On Friday, Saudi Arabia said it will offer tourists visas for the first time, opening up the ultra-conservative kingdom to holidaymakers as part of a push to diversify its economy away from oil.
Crown Prince Mohammed bin Salman said in reforming the 2030 program to prepare the biggest Arab economy for a past oil-era, tourism is one of the centerpieces. His declaration comes just two weeks after devastating attacks on Saudi Arabia’s oil infrastructure. Washington has accused Iran of the attack that disturbed global energy and raised fears of a wider regional conflict.
Tourism chief Ahmed al-Khateeb said in a statement, “Opening Saudi Arabia to international tourists is a historic moment for our country.”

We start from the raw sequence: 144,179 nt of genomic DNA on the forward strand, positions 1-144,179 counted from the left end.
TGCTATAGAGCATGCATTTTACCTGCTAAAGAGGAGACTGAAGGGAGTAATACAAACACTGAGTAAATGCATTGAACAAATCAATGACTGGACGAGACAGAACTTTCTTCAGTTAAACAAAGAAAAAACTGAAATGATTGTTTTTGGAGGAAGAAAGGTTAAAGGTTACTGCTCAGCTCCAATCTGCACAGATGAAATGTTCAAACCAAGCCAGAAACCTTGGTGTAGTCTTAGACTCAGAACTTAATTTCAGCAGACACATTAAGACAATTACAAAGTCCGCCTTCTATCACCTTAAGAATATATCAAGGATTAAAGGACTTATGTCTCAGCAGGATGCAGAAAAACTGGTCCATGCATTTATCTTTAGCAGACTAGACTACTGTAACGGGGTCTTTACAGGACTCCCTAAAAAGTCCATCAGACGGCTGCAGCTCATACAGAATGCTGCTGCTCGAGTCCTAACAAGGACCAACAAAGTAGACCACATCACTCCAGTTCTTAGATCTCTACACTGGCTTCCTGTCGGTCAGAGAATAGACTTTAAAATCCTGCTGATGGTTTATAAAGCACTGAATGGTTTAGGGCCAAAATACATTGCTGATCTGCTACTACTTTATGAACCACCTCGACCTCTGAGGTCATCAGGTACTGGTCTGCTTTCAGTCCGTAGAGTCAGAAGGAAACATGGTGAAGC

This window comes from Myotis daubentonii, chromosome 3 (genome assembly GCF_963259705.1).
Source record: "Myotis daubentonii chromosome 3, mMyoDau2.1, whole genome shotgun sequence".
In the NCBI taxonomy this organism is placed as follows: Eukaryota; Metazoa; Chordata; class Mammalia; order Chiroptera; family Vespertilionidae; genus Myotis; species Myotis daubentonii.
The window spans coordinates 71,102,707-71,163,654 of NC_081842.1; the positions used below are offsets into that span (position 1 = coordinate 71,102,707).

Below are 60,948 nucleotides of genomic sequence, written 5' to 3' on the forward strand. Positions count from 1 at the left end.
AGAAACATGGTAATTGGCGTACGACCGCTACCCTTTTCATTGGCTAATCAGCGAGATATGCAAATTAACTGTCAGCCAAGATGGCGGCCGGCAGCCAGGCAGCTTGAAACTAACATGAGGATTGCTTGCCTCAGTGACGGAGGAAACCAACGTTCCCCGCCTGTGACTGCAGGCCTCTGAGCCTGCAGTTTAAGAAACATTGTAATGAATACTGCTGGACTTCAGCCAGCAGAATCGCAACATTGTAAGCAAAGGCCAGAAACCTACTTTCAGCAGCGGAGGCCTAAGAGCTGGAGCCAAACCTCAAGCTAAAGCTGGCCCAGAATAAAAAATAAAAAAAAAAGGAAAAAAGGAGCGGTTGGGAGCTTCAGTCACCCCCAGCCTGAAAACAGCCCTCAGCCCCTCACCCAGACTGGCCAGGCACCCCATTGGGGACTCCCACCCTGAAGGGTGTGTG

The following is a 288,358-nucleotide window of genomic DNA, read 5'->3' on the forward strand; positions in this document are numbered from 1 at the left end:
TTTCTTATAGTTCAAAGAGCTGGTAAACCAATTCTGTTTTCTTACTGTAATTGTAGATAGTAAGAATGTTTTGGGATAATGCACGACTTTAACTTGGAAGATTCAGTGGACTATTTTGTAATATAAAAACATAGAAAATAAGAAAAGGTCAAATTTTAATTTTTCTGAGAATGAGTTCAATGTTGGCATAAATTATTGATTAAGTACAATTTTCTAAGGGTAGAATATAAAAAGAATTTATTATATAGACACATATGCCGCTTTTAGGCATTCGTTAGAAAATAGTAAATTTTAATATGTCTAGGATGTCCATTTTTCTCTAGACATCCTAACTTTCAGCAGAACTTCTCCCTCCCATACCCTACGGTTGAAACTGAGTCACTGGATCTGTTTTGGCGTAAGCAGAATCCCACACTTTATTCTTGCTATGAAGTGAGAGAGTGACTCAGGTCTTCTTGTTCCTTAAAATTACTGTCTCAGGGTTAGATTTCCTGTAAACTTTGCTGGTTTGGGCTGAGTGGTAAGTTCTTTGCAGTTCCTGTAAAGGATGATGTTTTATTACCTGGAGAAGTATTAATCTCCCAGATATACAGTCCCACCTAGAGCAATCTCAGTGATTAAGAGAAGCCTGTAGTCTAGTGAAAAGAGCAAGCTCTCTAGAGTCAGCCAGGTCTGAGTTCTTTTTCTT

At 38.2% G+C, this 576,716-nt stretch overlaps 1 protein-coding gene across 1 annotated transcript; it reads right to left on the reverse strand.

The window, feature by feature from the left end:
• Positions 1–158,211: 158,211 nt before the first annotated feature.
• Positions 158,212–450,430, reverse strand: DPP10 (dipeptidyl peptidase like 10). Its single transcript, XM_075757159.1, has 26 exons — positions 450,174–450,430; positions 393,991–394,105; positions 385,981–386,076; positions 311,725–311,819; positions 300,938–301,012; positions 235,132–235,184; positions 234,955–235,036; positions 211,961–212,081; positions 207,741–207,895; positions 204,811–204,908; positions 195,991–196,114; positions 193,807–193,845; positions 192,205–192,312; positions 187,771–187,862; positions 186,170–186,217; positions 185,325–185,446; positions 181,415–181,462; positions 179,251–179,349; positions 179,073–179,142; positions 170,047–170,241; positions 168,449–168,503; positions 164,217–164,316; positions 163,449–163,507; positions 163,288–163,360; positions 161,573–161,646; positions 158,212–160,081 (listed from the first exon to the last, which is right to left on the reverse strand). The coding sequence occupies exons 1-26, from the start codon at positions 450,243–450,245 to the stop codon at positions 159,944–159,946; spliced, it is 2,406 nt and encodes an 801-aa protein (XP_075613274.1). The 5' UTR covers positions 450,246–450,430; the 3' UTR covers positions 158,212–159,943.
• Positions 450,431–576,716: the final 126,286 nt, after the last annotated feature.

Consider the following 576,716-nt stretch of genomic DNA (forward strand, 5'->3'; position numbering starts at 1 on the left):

“Visitors will be surprised… by the treasures, we have to share — five UNESCO World Heritage Sites, a vibrant local culture and breathtaking natural beauty,” he added.
Mr. Khateeb also said that Saudi Arabia will be opening applications for online tourist visas to citizens of 49 countries, on Saturday. He said the kingdom will also ease its strict dress code for foreign women allowing them to go without the body-shrouding abaya robe that is still mandatory public wear for Saudi women.
However, foreign women will be required to wear “modest clothing” he added. The kingdom has currently restricted expat workers, their dependents and Muslim pilgrims traveling to holy sites in Mecca and Medina.
Saudi Arabia last year started issuing temporary visas to visitors to attend sporting and cultural events in a bid to kickstart tourism. The government says by 2030 it aims to attract up to 100 million annual visits but currently, it lacks the infrastructure to accommodate visitors in such high numbers. The government has also claimed to create up to one million tourism jobs.